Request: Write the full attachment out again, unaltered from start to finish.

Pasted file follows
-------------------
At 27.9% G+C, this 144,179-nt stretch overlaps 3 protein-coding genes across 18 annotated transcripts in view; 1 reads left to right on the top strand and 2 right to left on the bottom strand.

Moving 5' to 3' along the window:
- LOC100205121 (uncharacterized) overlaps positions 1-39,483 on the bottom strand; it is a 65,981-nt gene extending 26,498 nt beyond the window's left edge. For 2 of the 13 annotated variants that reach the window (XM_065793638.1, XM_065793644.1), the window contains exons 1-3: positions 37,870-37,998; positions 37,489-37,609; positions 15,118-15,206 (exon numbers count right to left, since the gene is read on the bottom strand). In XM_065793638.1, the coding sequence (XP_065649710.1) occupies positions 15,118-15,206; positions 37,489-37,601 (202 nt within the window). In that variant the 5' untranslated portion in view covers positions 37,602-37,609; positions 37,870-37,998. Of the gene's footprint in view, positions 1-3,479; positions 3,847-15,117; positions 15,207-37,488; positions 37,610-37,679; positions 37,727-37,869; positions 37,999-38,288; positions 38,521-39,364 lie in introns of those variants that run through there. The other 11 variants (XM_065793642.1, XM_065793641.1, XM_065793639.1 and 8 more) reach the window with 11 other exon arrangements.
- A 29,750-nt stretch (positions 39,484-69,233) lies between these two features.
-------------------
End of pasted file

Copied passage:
At 27.9% G+C, this 144,179-nt stretch overlaps 3 protein-coding genes across 18 annotated transcripts in view; 1 reads left to right on the top strand and 2 right to left on the bottom strand.

Moving 5' to 3' along the window:
- LOC100205121 (uncharacterized) overlaps positions 1-39,483 on the bottom strand; it is a 65,981-nt gene extending 26,498 nt beyond the window's left edge. For 2 of the 13 annotated variants that reach the window (XM_065793638.1, XM_065793644.1), the window contains exons 1-3: positions 37,870-37,998; positions 37,489-37,609; positions 15,118-15,206 (exon numbers count right to left, since the gene is read on the bottom strand). In XM_065793638.1, the coding sequence (XP_065649710.1) occupies positions 15,118-15,206; positions 37,489-37,601 (202 nt within the window). In that variant the 5' untranslated portion in view covers positions 37,602-37,609; positions 37,870-37,998. Of the gene's footprint in view, positions 1-3,479; positions 3,847-15,117; positions 15,207-37,488; positions 37,610-37,679; positions 37,727-37,869; positions 37,999-38,288; positions 38,521-39,364 lie in introns of those variants that run through there. The other 11 variants (XM_065793642.1, XM_065793641.1, XM_065793639.1 and 8 more) reach the window with 11 other exon arrangements.
- A 29,750-nt stretch (positions 39,484-69,233) lies between these two features.